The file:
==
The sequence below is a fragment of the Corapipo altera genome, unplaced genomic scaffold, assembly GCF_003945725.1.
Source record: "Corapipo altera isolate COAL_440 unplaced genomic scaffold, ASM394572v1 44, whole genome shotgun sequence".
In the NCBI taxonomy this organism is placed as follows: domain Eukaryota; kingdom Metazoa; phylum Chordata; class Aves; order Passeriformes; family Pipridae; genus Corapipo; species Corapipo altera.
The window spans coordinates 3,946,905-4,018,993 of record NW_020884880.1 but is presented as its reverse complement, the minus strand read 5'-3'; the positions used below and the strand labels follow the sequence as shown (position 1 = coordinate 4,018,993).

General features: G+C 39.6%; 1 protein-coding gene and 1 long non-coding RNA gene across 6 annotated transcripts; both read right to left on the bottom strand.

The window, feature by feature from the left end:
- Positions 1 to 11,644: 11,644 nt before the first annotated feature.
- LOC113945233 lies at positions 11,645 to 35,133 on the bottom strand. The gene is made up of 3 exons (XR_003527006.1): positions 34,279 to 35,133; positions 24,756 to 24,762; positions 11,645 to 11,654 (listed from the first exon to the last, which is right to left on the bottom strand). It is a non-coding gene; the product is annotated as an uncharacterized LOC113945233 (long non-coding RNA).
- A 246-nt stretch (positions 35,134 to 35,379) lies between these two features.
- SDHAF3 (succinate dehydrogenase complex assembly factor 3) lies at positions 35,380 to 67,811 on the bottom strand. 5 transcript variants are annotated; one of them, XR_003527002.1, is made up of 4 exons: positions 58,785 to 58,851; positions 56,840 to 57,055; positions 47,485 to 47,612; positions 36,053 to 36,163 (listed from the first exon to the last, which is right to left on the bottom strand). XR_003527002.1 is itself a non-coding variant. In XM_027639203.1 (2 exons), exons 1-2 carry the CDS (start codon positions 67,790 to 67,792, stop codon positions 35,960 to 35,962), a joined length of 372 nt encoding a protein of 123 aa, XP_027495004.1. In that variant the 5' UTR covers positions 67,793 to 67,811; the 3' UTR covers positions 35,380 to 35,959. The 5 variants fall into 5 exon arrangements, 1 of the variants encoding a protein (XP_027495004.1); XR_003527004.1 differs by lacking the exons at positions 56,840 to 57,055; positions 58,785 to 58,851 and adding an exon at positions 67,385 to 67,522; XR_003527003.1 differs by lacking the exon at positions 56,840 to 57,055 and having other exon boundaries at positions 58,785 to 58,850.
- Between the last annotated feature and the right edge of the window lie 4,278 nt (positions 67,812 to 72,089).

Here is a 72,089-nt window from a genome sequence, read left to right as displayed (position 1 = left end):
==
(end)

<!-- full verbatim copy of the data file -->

The sequence below is a fragment of the Corapipo altera genome, unplaced genomic scaffold, assembly GCF_003945725.1.
Source record: "Corapipo altera isolate COAL_440 unplaced genomic scaffold, ASM394572v1 44, whole genome shotgun sequence".
In the NCBI taxonomy this organism is placed as follows: domain Eukaryota; kingdom Metazoa; phylum Chordata; class Aves; order Passeriformes; family Pipridae; genus Corapipo; species Corapipo altera.
The window spans coordinates 3,946,905-4,018,993 of record NW_020884880.1 but is presented as its reverse complement, the minus strand read 5'-3'; the positions used below and the strand labels follow the sequence as shown (position 1 = coordinate 4,018,993).

General features: G+C 39.6%; 1 protein-coding gene and 1 long non-coding RNA gene across 6 annotated transcripts; both read right to left on the bottom strand.

The window, feature by feature from the left end:
- Positions 1 to 11,644: 11,644 nt before the first annotated feature.
- LOC113945233 lies at positions 11,645 to 35,133 on the bottom strand. The gene is made up of 3 exons (XR_003527006.1): positions 34,279 to 35,133; positions 24,756 to 24,762; positions 11,645 to 11,654 (listed from the first exon to the last, which is right to left on the bottom strand). It is a non-coding gene; the product is annotated as an uncharacterized LOC113945233 (long non-coding RNA).
- A 246-nt stretch (positions 35,134 to 35,379) lies between these two features.
- SDHAF3 (succinate dehydrogenase complex assembly factor 3) lies at positions 35,380 to 67,811 on the bottom strand. 5 transcript variants are annotated; one of them, XR_003527002.1, is made up of 4 exons: positions 58,785 to 58,851; positions 56,840 to 57,055; positions 47,485 to 47,612; positions 36,053 to 36,163 (listed from the first exon to the last, which is right to left on the bottom strand). XR_003527002.1 is itself a non-coding variant. In XM_027639203.1 (2 exons), exons 1-2 carry the CDS (start codon positions 67,790 to 67,792, stop codon positions 35,960 to 35,962), a joined length of 372 nt encoding a protein of 123 aa, XP_027495004.1. In that variant the 5' UTR covers positions 67,793 to 67,811; the 3' UTR covers positions 35,380 to 35,959. The 5 variants fall into 5 exon arrangements, 1 of the variants encoding a protein (XP_027495004.1); XR_003527004.1 differs by lacking the exons at positions 56,840 to 57,055; positions 58,785 to 58,851 and adding an exon at positions 67,385 to 67,522; XR_003527003.1 differs by lacking the exon at positions 56,840 to 57,055 and having other exon boundaries at positions 58,785 to 58,850.
- Between the last annotated feature and the right edge of the window lie 4,278 nt (positions 67,812 to 72,089).

Here is a 72,089-nt window from a genome sequence, read left to right as displayed (position 1 = left end):